TONOPAH, Nev. – The cracked main highway between Las Vegas and Reno reopened Friday, 10 hours after a predawn magnitude 6.5 earthquake that a researcher called the largest to strike the remote area of western Nevada in 65 years.
No injuries were reported, but officials said goods tumbled from market shelves, sidewalks heaved and storefront windows cracked shortly after 4 a.m. People from Salt Lake City to California’s Central Valley tweeted that they felt shaking.
Lights swayed at the governor’s mansion in Carson City, Nevada Gov. Steve Sisolak told reporters. “It woke me up, so it definitely had an impact,” he said.
Nevada Highway Patrol photos showed cracks on U.S. 95 before crews repaired them about 35 miles (56 kilometers) west of Tonopah. A detour to State Route 360 had added more than 20 miles (32 kilometers) to motorists' trips.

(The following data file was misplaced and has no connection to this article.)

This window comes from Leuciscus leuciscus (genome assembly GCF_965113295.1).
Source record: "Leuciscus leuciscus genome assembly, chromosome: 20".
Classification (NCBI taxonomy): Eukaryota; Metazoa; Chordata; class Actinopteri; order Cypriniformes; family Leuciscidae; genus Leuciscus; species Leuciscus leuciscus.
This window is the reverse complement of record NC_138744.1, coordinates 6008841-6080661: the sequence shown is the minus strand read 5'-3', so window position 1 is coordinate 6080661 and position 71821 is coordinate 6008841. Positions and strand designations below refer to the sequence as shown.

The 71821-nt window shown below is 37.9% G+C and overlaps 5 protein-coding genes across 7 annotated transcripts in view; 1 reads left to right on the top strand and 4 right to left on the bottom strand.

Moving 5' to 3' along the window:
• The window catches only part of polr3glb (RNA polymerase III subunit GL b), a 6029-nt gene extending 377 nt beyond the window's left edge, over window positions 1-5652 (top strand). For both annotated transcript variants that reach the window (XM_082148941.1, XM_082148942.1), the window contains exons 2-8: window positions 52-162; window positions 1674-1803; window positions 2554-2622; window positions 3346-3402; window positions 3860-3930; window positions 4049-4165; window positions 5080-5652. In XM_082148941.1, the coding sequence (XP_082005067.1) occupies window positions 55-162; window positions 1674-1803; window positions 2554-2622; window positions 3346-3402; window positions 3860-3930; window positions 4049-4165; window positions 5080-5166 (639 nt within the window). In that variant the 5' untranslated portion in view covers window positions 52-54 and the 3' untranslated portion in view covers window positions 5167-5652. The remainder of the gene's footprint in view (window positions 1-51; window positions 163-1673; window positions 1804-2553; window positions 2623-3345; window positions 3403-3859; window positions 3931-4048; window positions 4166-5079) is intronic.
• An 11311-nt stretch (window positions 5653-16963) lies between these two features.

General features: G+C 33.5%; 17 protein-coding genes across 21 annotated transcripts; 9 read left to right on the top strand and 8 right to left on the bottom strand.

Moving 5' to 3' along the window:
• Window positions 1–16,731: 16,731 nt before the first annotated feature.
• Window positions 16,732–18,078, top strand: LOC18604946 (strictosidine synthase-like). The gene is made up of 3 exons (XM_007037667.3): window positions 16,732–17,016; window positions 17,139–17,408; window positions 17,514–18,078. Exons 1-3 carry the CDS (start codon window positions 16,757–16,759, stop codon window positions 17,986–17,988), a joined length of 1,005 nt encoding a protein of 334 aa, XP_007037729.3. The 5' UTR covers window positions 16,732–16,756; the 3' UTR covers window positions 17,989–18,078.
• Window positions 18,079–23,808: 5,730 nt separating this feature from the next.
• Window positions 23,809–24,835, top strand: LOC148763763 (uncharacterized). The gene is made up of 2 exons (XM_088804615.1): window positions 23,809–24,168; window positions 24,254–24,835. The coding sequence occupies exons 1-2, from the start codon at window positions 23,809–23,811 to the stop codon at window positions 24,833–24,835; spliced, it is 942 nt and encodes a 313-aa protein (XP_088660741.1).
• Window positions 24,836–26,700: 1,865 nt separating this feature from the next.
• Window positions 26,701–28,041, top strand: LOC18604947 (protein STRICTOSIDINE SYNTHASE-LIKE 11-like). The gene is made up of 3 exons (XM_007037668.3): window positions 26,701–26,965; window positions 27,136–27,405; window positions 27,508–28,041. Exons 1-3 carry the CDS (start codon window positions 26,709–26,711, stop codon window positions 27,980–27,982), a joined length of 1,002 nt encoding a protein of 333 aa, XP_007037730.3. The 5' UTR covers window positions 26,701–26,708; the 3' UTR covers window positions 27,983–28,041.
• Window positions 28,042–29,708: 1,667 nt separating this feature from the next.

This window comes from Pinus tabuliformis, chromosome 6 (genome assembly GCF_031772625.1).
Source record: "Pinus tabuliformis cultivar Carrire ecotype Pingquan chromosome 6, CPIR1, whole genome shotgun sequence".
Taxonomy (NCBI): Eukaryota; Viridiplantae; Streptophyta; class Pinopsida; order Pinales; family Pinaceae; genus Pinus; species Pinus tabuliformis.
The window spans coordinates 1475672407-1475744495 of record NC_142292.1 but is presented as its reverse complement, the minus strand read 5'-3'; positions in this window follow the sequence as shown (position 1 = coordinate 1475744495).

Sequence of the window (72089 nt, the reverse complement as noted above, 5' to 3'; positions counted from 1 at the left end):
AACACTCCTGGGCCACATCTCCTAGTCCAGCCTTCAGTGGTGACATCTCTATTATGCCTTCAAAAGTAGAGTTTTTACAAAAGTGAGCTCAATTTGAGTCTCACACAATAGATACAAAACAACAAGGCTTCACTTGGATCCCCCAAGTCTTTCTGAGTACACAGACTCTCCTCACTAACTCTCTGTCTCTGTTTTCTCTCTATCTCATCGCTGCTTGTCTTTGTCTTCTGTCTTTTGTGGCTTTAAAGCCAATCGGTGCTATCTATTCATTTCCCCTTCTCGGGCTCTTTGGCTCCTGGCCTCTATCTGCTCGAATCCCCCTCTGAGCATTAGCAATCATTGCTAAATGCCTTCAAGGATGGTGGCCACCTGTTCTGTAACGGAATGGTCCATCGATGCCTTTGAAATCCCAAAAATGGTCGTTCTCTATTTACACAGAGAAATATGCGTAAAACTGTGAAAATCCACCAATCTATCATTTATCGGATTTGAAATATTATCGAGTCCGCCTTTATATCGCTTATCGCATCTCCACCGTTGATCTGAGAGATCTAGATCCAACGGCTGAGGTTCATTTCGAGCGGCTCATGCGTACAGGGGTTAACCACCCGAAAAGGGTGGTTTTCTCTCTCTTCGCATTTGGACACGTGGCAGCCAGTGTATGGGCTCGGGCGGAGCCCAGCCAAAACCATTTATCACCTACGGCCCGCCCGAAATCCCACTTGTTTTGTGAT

The vast open range east of the snow-capped Sierra Nevada is seismically active, said Graham Kent, director of the Nevada Seismological Lab at the University of Nevada, Reno. He ranked Friday's event with twin December 1954 earthquakes at Fairview Peak and Dixie Valley. Kent said those temblors were magnitudes 7.1 and 6.8, respectively.
The U.S. Geological Survey reported Friday's temblor struck just east of the Sierra Nevada. It was initially reported at 6.4-magnitude.
It was centered about 4.7 miles (7.6 kilometers) deep, the agency said, and dozens of aftershocks were recorded. Kent said a 5.1 magnitude aftershock struck about 30 minutes after the initial quake.
State troopers and sheriff's patrols from Esmeralda and surrounding Mineral and Nye counties checked highways for possible damage. A sheriff's dispatcher in the historic mining boom town of Goldfield said the 112-year-old Esmeralda County Courthouse escaped damage.